From the Earl’s Court Underground Tube station, I took the District line to Westminster, then the Jubilee line to London Bridge. From there, I switched to the Southeastern Rail Line and arrived at the Greenwich Rail Station about 45 minutes after I had left my hotel.
Earl’s Court Underground Tube Station, London.
A twenty-minute walk to the top of a large grassy hill brought me to the Royal Observatory, Greenwich, which overlooks London and the River Thames and is a famed location in the history of astronomy and navigation. It is a spring day in London, and today the green park expanse below the observatory is filled with both tourists and locals enjoying the sunshine.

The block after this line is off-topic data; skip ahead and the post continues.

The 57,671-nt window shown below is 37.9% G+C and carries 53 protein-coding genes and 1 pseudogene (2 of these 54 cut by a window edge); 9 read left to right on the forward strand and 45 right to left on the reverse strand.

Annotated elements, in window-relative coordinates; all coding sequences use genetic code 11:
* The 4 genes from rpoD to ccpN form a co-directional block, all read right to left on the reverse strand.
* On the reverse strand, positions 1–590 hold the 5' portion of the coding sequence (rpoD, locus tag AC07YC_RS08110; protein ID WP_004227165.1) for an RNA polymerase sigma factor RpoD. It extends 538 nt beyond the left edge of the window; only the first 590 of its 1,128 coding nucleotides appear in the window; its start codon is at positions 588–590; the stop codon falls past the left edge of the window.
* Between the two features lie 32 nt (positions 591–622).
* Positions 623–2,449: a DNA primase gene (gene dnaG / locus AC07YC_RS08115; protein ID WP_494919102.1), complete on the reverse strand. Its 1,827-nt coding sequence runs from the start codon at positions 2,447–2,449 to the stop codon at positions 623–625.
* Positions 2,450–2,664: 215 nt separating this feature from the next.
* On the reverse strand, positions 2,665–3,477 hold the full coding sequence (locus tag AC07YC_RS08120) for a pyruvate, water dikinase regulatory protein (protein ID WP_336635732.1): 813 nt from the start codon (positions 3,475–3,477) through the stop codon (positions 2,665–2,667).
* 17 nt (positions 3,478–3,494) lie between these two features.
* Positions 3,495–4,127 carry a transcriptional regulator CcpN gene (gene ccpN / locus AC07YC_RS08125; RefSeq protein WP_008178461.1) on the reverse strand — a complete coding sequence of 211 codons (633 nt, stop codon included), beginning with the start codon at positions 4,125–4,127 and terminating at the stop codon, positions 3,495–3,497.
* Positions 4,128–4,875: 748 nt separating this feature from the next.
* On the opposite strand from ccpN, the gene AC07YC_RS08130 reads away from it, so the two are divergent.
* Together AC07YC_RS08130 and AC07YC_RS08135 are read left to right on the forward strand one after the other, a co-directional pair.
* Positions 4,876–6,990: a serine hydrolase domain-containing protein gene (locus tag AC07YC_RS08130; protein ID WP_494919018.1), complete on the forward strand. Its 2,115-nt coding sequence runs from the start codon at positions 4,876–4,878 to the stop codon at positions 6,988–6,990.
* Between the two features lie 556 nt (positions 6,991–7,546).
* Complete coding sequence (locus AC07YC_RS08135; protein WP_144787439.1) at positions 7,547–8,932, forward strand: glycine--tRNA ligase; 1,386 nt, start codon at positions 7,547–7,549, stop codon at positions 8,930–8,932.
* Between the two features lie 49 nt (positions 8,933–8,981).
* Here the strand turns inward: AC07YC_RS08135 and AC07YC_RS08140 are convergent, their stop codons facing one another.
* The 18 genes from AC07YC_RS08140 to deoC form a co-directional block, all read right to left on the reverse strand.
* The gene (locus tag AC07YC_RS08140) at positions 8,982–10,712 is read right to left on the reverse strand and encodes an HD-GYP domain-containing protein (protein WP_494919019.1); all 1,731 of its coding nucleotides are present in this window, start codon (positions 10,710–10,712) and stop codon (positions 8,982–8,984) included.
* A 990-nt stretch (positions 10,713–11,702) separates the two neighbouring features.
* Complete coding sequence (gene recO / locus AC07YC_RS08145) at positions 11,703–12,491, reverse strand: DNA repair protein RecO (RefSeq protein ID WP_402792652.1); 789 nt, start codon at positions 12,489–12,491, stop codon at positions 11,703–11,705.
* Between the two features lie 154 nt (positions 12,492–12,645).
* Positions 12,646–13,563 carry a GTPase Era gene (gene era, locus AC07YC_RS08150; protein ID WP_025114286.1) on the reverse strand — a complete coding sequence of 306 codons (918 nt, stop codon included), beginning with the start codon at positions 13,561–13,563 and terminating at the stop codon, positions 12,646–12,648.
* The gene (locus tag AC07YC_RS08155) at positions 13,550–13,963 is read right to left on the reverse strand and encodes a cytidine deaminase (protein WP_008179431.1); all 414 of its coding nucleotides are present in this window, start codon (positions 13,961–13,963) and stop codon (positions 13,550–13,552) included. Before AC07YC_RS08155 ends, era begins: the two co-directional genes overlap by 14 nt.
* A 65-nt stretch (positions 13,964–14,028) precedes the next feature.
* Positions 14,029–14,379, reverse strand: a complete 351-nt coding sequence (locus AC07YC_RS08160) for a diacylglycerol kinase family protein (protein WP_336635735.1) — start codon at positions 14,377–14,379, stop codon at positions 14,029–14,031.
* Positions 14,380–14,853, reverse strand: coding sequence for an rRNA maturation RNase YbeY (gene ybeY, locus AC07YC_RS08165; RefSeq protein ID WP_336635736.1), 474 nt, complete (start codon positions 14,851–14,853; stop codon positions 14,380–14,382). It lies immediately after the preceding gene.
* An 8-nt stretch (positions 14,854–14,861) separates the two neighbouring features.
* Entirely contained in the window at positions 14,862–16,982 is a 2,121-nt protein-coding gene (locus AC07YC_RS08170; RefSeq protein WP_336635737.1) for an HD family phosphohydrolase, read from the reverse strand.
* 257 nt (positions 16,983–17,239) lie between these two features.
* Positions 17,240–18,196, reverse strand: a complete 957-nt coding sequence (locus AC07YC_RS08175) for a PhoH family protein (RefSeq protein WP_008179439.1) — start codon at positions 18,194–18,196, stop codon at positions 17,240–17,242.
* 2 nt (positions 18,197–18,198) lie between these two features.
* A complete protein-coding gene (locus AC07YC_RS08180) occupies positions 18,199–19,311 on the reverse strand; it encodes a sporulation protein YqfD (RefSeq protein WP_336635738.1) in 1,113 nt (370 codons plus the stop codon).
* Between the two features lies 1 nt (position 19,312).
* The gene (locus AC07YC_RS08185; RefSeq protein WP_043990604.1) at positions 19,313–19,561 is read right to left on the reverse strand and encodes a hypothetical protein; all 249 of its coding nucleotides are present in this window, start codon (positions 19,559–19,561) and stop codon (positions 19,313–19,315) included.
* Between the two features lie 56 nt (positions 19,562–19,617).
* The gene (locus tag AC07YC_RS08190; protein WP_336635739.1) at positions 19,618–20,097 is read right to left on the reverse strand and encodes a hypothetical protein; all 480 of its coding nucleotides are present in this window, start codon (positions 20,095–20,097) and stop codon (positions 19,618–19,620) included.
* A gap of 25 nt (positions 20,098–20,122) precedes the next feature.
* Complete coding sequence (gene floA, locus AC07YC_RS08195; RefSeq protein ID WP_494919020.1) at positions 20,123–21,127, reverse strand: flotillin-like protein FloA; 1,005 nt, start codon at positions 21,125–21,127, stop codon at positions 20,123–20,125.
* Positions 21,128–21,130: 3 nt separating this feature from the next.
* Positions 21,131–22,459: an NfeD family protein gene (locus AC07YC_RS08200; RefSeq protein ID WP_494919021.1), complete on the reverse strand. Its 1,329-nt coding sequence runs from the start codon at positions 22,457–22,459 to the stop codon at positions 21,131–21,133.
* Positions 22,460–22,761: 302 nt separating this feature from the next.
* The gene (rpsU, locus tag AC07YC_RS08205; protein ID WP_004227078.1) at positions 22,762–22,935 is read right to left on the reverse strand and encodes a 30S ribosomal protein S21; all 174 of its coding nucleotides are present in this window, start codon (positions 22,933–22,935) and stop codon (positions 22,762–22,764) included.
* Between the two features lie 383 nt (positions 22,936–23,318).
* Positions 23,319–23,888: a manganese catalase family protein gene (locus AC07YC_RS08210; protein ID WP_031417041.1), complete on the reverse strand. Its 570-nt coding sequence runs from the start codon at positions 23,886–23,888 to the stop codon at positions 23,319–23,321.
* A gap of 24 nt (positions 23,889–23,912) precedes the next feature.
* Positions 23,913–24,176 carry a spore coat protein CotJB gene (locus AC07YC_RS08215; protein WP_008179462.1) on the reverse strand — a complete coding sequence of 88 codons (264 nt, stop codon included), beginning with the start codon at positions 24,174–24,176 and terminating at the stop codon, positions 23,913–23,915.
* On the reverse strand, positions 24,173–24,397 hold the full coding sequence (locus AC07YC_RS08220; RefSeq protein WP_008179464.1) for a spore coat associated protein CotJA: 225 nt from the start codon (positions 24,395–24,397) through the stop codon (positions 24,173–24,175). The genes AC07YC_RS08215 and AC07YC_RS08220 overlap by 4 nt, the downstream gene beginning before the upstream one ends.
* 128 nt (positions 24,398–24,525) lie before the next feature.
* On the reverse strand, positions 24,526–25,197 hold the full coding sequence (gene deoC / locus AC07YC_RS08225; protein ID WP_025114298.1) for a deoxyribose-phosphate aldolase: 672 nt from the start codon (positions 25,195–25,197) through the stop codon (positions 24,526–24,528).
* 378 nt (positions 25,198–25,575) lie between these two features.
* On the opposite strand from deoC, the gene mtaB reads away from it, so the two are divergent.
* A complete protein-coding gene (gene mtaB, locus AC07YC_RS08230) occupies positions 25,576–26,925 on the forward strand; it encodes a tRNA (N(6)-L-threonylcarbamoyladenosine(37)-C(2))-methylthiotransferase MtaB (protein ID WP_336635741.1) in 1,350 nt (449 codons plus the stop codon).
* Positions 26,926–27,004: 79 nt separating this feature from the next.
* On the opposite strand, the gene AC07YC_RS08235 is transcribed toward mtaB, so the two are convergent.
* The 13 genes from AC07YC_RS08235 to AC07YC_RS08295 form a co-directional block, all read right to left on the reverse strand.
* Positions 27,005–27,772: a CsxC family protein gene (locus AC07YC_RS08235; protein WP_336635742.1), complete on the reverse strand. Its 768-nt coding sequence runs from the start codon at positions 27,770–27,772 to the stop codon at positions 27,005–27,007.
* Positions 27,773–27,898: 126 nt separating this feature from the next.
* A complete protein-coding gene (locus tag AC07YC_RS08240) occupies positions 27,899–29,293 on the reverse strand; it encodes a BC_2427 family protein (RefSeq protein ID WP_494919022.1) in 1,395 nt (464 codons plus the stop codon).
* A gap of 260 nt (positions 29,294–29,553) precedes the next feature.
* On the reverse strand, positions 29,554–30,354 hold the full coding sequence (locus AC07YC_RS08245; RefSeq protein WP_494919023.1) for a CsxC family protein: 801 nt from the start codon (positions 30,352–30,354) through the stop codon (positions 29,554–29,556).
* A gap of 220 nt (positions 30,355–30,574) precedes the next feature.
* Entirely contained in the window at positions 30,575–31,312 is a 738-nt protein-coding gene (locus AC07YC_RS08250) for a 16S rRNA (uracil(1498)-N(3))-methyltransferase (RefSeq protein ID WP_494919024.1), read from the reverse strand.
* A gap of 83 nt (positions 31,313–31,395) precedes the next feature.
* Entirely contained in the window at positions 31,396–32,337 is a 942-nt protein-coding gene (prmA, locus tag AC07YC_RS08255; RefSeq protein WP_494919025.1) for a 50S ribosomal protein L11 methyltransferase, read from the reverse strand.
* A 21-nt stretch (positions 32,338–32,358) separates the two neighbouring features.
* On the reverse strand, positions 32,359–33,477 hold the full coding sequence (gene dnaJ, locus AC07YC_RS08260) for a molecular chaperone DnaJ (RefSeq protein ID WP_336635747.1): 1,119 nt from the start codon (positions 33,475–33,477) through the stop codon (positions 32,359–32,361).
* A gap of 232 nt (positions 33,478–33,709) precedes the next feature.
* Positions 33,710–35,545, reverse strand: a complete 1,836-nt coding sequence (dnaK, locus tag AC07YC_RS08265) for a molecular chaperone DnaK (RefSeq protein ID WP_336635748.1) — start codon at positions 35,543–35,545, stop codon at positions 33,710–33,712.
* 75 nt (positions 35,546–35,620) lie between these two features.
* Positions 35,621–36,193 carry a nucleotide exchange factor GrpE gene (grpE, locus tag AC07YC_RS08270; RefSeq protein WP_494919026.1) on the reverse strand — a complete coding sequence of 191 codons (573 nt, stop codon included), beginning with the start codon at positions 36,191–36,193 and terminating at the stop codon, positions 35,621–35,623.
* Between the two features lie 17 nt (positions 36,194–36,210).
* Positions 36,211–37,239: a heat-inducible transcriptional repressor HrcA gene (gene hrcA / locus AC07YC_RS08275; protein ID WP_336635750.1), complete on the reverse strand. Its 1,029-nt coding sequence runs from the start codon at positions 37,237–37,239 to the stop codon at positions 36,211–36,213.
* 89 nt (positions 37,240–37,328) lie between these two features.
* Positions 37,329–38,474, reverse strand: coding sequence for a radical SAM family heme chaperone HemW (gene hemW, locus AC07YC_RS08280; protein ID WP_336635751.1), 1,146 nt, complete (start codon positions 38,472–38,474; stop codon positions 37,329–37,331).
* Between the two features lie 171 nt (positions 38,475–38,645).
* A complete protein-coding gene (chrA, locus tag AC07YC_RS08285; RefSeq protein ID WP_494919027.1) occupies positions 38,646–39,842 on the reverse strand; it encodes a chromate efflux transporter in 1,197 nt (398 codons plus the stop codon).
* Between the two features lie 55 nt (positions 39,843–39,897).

(Continued from Part 1)
During these same years, another competing method had been developed for finding longitude using the moon and stars themselves as a clock to determine the time back in Greenwich, England. This was the method of lunar distances or lunars. The moon moves the distance of its own diameter in about one hour, a distance called a ‘lunar’.
In a sense, the moon’s movement is similar to that of a clock handle amidst the stars, and calculations based on the moon’s movements across the background of the stars at any location in the world (providing conditions were right to view the moon) could be used to determine the time back in good old Greenwich, England.